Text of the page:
I can remember the day well – July 17th 2008. Our boy was three and a half years old. Finally all the months of observations and assessments had come to an end. The wonderful paediatrician to which he had been allocated had enough evidence to give him a formal diagnosis. By this point I knew in my heart that he had autism. At first I was adamant that it was verbal dyspraxia, as he ticked all the boxes for that (actually he has only just received a diagnosis for this condition too, some eight years later) but as time progressed it was quite clear that he was autistic.
To be perfectly honest, it was a relief. It was actually ‘nice’ to have a word to explain why my boy didn’t talk. Why he flapped. Why he threw tantrums and did all his other bizarre things. Something to say to the random strangers staring at him in the supermarket.
Now I was in the club. I could join the groups, meet the mums, the Specialist Teachers and all the other children just like my son. And that truthfully felt good. The more I threw myself into it, the more comfortable I felt with having a disabled child. There was a whole world out there for him, for me as a mother and for our whole family. And I was off to find it.
Shortly after his diagnosis, I took him along to a group for autistic children and their families. They were showing a film from a visiting mobile cinema. I walked into the hall and there were around fifteen children watching the film, lounging around on bean bags. Then all of a sudden one of them would jump up and flap with excitement. Just like my boy did. Then another would run up and try to touch the screen…..and nobody batted an eyelid, not even the siblings. Because it was what they were used to. What they lived with. What they had grown up to accept. I was so happy I could’ve cried.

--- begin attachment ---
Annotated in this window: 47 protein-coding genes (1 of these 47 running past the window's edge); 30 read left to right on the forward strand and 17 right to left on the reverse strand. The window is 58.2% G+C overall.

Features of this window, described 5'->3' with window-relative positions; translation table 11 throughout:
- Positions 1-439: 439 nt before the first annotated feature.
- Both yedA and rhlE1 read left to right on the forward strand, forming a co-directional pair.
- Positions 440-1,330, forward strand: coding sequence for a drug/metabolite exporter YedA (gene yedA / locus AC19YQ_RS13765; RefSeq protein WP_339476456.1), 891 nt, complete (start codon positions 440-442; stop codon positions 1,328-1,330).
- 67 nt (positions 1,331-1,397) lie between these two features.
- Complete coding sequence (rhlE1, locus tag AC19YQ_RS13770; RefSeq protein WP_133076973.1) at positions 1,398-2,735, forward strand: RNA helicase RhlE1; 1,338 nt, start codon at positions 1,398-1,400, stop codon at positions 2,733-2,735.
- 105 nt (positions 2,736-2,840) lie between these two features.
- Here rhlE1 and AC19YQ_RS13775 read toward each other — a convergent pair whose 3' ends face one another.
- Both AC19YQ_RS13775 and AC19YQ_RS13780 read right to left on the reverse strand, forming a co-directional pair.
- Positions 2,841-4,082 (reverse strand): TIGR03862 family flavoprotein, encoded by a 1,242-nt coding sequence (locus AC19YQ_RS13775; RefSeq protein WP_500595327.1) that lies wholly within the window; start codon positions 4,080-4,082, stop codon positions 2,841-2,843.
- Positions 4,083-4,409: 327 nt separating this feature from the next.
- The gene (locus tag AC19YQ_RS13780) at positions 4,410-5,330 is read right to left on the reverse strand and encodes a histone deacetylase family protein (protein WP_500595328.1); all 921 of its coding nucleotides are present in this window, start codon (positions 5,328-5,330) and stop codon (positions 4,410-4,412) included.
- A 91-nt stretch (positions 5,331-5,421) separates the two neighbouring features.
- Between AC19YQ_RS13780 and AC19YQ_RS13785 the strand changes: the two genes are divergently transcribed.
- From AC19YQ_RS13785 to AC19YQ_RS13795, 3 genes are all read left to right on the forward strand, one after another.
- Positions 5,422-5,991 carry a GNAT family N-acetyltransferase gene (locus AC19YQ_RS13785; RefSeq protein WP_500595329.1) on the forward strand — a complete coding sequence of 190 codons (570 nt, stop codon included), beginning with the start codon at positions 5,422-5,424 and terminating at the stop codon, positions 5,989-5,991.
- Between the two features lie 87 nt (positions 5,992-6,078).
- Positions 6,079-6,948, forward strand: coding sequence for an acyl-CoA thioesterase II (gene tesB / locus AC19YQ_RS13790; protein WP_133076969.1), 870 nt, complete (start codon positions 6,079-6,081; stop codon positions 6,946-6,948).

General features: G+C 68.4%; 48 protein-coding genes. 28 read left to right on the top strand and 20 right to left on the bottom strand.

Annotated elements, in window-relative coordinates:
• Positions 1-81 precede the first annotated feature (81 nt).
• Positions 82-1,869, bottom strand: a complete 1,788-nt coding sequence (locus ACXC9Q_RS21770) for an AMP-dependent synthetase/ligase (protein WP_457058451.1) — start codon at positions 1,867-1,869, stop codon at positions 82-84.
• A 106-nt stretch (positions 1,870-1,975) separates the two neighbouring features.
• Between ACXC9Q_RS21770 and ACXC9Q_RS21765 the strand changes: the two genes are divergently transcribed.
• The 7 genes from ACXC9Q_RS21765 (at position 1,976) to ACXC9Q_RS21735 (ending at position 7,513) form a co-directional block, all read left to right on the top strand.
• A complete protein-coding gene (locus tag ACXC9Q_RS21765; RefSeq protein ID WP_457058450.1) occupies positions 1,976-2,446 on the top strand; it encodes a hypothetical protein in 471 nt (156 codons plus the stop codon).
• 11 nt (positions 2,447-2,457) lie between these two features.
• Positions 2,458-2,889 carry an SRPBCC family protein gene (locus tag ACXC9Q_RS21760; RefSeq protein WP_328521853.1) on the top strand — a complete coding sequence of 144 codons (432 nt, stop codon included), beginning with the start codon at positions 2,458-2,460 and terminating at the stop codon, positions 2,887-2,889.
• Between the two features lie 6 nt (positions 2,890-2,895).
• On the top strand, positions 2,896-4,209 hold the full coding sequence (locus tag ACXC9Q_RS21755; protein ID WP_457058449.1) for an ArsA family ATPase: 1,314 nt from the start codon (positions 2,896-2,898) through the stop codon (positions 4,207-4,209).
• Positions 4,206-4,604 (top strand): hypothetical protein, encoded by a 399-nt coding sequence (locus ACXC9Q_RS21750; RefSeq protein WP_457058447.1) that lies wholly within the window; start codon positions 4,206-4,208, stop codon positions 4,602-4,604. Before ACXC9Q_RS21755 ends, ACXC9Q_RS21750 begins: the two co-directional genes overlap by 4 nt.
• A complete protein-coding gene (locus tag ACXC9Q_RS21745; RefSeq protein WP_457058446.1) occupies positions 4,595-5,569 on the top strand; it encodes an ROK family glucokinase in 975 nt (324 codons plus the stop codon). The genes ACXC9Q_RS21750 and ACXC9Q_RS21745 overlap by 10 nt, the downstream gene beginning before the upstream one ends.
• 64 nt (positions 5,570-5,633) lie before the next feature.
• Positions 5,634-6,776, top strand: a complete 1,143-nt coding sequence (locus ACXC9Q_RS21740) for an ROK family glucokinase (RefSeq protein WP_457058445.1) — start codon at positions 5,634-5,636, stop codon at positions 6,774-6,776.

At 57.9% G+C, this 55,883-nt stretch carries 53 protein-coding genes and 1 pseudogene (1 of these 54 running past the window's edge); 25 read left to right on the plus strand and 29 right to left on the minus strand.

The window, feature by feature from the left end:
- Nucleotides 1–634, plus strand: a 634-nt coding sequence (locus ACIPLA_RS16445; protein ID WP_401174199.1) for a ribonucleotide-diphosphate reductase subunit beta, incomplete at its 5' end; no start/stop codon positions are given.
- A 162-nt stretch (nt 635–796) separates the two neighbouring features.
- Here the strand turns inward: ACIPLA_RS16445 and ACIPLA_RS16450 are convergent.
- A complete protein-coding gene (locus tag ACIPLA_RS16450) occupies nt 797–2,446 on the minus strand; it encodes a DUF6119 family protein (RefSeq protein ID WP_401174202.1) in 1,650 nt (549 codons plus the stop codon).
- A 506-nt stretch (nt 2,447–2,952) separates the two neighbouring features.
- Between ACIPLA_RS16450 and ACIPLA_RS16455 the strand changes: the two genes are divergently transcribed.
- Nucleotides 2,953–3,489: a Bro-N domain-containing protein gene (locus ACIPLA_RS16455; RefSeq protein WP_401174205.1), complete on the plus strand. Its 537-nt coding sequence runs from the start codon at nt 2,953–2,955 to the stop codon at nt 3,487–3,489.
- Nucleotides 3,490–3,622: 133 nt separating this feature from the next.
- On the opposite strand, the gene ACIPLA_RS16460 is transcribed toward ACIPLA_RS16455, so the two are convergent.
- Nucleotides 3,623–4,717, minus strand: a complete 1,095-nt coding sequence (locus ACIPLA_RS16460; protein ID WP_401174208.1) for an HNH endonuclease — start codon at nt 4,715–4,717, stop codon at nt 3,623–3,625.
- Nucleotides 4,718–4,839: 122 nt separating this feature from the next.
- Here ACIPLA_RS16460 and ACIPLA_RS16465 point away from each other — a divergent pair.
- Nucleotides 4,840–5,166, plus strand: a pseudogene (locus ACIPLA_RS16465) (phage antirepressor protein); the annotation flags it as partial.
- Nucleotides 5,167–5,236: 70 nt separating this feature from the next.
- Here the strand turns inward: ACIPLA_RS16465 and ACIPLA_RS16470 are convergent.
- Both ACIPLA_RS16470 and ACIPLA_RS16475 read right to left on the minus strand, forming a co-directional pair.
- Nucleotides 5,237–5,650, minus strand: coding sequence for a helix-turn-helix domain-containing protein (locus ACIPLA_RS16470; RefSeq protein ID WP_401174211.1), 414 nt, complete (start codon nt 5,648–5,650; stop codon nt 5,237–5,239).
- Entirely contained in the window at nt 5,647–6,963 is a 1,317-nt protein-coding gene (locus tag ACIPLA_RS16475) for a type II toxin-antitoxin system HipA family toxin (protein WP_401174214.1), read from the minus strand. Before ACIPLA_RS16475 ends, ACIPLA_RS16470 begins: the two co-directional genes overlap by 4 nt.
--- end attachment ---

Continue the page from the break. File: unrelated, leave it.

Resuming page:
For years I had watched my boy do his quirky little things, make his noises and dip in and out of his own world. I had really struggled to send him to mainstream nursery with children who were speaking fluently and maturely and joining in socially with their peers. Despite the best efforts of the staff, he stuck out like a sore thumb and that really did hurt. It clearly wasn’t the right environment for him. But now he had the diagnosis, it was the passport to special school and so much more help and therapy. It was the start of his journey.